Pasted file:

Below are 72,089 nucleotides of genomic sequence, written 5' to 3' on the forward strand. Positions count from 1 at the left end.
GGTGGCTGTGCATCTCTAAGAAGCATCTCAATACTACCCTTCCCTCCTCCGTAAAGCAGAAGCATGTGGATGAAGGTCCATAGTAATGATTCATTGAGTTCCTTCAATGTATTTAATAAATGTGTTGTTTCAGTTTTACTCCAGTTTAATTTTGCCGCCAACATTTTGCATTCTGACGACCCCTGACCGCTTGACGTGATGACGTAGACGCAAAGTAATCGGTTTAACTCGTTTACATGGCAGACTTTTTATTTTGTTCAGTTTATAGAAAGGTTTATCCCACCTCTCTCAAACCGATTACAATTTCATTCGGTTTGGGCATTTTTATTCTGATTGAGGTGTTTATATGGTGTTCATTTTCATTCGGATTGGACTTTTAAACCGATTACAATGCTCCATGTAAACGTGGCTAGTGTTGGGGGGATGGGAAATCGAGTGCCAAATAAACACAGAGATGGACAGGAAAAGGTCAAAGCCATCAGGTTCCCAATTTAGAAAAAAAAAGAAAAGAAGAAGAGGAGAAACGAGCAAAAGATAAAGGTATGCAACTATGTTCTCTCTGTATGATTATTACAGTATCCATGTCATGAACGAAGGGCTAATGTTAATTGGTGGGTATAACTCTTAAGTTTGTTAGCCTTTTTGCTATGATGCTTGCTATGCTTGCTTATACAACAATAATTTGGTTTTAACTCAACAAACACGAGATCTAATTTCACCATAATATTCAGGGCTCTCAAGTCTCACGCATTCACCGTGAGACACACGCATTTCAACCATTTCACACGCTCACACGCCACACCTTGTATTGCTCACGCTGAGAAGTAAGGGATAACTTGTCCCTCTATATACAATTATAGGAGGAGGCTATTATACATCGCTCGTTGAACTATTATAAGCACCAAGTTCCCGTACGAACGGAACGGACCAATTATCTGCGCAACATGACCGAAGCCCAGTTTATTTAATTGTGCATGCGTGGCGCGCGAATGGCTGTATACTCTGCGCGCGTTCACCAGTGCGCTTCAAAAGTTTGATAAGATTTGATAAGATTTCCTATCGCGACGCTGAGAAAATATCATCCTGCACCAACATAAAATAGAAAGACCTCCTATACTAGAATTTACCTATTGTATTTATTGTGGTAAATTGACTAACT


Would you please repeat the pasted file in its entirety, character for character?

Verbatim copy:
Below are 72,089 nucleotides of genomic sequence, written 5' to 3' on the forward strand. Positions count from 1 at the left end.
GGTGGCTGTGCATCTCTAAGAAGCATCTCAATACTACCCTTCCCTCCTCCGTAAAGCAGAAGCATGTGGATGAAGGTCCATAGTAATGATTCATTGAGTTCCTTCAATGTATTTAATAAATGTGTTGTTTCAGTTTTACTCCAGTTTAATTTTGCCGCCAACATTTTGCATTCTGACGACCCCTGACCGCTTGACGTGATGACGTAGACGCAAAGTAATCGGTTTAACTCGTTTACATGGCAGACTTTTTATTTTGTTCAGTTTATAGAAAGGTTTATCCCACCTCTCTCAAACCGATTACAATTTCATTCGGTTTGGGCATTTTTATTCTGATTGAGGTGTTTATATGGTGTTCATTTTCATTCGGATTGGACTTTTAAACCGATTACAATGCTCCATGTAAACGTGGCTAGTGTTGGGGGGATGGGAAATCGAGTGCCAAATAAACACAGAGATGGACAGGAAAAGGTCAAAGCCATCAGGTTCCCAATTTAGAAAAAAAAAGAAAAGAAGAAGAGGAGAAACGAGCAAAAGATAAAGGTATGCAACTATGTTCTCTCTGTATGATTATTACAGTATCCATGTCATGAACGAAGGGCTAATGTTAATTGGTGGGTATAACTCTTAAGTTTGTTAGCCTTTTTGCTATGATGCTTGCTATGCTTGCTTATACAACAATAATTTGGTTTTAACTCAACAAACACGAGATCTAATTTCACCATAATATTCAGGGCTCTCAAGTCTCACGCATTCACCGTGAGACACACGCATTTCAACCATTTCACACGCTCACACGCCACACCTTGTATTGCTCACGCTGAGAAGTAAGGGATAACTTGTCCCTCTATATACAATTATAGGAGGAGGCTATTATACATCGCTCGTTGAACTATTATAAGCACCAAGTTCCCGTACGAACGGAACGGACCAATTATCTGCGCAACATGACCGAAGCCCAGTTTATTTAATTGTGCATGCGTGGCGCGCGAATGGCTGTATACTCTGCGCGCGTTCACCAGTGCGCTTCAAAAGTTTGATAAGATTTGATAAGATTTCCTATCGCGACGCTGAGAAAATATCATCCTGCACCAACATAAAATAGAAAGACCTCCTATACTAGAATTTACCTATTGTATTTATTGTGGTAAATTGACTAACT